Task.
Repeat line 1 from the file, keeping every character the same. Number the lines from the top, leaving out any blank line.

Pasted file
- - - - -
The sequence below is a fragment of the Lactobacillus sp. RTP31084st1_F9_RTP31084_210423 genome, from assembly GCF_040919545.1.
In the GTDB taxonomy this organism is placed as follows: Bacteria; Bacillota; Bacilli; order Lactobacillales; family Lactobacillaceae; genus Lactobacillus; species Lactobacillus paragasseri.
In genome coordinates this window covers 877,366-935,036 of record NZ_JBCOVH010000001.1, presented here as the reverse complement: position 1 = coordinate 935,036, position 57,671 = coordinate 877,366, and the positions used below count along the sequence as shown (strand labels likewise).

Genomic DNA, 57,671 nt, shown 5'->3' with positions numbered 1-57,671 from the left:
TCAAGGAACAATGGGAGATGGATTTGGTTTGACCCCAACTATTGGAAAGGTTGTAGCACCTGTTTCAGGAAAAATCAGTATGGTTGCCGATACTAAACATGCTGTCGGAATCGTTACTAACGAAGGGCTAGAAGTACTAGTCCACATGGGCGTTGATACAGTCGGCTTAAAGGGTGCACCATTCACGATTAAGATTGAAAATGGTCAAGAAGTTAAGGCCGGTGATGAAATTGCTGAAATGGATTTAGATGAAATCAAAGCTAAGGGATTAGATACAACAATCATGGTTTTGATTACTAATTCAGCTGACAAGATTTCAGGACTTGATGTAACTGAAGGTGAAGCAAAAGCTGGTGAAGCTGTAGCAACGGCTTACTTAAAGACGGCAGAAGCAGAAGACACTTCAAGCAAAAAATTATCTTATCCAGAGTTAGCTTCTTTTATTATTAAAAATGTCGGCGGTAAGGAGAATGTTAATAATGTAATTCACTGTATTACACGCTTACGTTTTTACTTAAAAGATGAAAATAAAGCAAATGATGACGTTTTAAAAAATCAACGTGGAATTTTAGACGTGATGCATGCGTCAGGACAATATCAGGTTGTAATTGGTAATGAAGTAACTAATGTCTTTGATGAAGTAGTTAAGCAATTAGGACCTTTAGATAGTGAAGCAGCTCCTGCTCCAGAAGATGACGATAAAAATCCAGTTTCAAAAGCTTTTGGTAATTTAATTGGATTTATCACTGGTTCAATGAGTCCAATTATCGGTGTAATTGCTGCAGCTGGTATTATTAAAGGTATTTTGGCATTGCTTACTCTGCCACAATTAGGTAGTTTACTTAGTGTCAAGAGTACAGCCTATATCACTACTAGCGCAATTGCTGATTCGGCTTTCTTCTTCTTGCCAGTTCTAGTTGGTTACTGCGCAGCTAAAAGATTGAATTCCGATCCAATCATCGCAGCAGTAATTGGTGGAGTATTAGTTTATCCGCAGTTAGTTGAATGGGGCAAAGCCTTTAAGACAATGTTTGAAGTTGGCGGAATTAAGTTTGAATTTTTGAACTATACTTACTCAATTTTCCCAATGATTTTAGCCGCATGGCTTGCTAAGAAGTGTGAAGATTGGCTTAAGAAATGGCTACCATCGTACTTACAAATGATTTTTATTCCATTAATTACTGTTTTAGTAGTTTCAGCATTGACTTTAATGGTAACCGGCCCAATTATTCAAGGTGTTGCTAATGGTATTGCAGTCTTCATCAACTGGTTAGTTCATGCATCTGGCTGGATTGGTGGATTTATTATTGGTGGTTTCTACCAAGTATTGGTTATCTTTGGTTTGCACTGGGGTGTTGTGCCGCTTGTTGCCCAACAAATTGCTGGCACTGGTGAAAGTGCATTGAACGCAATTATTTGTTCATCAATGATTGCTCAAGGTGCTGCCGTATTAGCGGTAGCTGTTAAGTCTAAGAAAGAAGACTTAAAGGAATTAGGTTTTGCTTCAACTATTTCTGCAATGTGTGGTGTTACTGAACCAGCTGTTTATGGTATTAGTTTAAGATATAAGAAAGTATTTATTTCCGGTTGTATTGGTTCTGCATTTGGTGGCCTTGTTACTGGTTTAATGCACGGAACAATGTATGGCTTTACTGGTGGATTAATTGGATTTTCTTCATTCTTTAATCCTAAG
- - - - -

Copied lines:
The sequence below is a fragment of the Lactobacillus sp. RTP31084st1_F9_RTP31084_210423 genome, from assembly GCF_040919545.1.